143 - fuel
oots deliberately clunking down on the old wooden floor broke the silence. Little clouds of dust erupted from the floorboards with each step, hanging in the air for a brief moment, before slowly drifting back down to the floor.
Don carefully swept his eyes across the dusty old saloon. When he had last been in town, this place was always overflowing with energy, tomfoolery, and trouble.
He thought it was empty now. Then, he caught his eyes. Looks like this only thing left here was trouble.
The figure seated at the bar was so dusty-brown that he blended in with the surroundings. Natural saloon camouflage, something any greenhorn running away from trouble would give his left arm for. Only the whites of his eyes gave him away. He knew by now that Don had noticed his presence, and grinned a devilish grin.
Nothing about his teeth would take away from his ability to blend in with the grime of this place, Don thought.
"Looking for your choir, preacher?" the man seated at the bar asked.
"Well, Logan, the question did arise in my mind, I must admit. So, where is everyone?" Don asked.
Logan chuckled. "They're dead. All dead. I killed them."
The expression on Don's faced remained stoic and unchanged. "Everyone?"
The figure at the bar took a quick sip from the drink in front of him while nodding slightly. He held his grin as he spoke his answer, "Every man, woman, and child. Yup." He made a gun with his index finger and thumb, and imitated a gunshot.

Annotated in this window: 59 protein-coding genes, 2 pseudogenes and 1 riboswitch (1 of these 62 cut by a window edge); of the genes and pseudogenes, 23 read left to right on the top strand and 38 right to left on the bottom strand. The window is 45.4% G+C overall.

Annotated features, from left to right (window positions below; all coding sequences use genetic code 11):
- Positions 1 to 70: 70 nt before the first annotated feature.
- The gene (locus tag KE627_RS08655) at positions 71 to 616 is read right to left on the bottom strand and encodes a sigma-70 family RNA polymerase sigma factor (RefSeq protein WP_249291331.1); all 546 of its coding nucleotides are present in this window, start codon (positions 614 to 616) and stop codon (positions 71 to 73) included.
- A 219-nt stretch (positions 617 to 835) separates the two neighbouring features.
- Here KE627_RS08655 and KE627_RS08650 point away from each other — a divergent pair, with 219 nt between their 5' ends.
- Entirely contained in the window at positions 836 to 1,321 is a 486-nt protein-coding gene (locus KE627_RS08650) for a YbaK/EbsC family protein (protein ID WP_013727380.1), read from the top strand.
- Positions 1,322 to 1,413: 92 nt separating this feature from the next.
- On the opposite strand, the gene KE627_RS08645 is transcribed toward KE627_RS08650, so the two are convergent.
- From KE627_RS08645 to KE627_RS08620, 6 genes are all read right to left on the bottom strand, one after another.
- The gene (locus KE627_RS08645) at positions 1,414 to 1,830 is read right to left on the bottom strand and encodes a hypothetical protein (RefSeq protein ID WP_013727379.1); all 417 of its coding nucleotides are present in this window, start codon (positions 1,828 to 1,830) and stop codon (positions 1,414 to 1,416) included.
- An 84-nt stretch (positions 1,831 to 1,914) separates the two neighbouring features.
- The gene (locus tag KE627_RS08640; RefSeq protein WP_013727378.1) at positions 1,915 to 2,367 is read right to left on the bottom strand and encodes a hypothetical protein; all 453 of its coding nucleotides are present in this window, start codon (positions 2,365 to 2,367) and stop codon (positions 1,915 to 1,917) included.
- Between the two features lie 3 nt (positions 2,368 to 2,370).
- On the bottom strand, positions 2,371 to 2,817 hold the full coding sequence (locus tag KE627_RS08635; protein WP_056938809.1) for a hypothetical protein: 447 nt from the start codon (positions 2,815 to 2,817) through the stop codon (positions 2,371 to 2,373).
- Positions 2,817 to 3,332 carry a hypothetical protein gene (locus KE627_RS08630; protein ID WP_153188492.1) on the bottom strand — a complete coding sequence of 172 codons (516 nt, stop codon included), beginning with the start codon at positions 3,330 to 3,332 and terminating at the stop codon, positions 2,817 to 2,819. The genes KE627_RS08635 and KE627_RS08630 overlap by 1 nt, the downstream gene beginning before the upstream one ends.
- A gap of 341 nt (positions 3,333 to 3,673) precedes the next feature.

"It wasn't really that hard, either. Just started on the outskirts after nightfall and worked my way toward Main Street here. Of course, I didn't really shoot 'em. Not most of them, anyway. Too noisy. A lot of slit throats, a few smotherings. You'd have been proud, I think."
Don pulled a barstool out and took a seat, giving himself a buffer of a few stools between Logan and himself. He reached his arm behind the bar and grabbed a glass and a bottle of something. It didn't matter what.
"Yeah, proud. Real proud," he said as he uncapped the bottle and filled his glass. In a moment, he downed it. He then refilled his glass, and screwed the cap back onto the bottle slowly.
Logan leaned toward him, still grinning. "Come on, Don, did you ever really think you could put what happened in Barstow behind you? We had a deal then, and just because you had a change of heart, that doesn't mean you could walk away from it all."
Don smirked at Logan's comments. "You always could weave an amazing tapestry of bullshit when it suited you, Logan. I held up my end of the bargain, and did as I said I would. It's not my fault that you got in too deep for yourself."
Logan had no reply, but his grin got slightly larger as he leaned back into his barstool and took another sip of his drink.
"So, that's it, then?" Don asked.
"Well," Logan pretended to hesitate, "there is still one piece of unfinished business."
Unbeknownst to Don, Logan had a revolver hidden under his poncho and fixed upon him from the moment he had entered the saloon. He felt the trigger with his finger. It was his non-dominant hand, but at this range, there was no way he could miss.
"Funny you should mention that, as I'm feeling the same way," Don replied.
After taking a seat at the bar, Don had worked his own revolver slowly out of its holster. Every move he made, every sip of his drink that he took, was all just sleight of hand to move his firearm into position.
A gunshot rang out. The man at his side slumped over.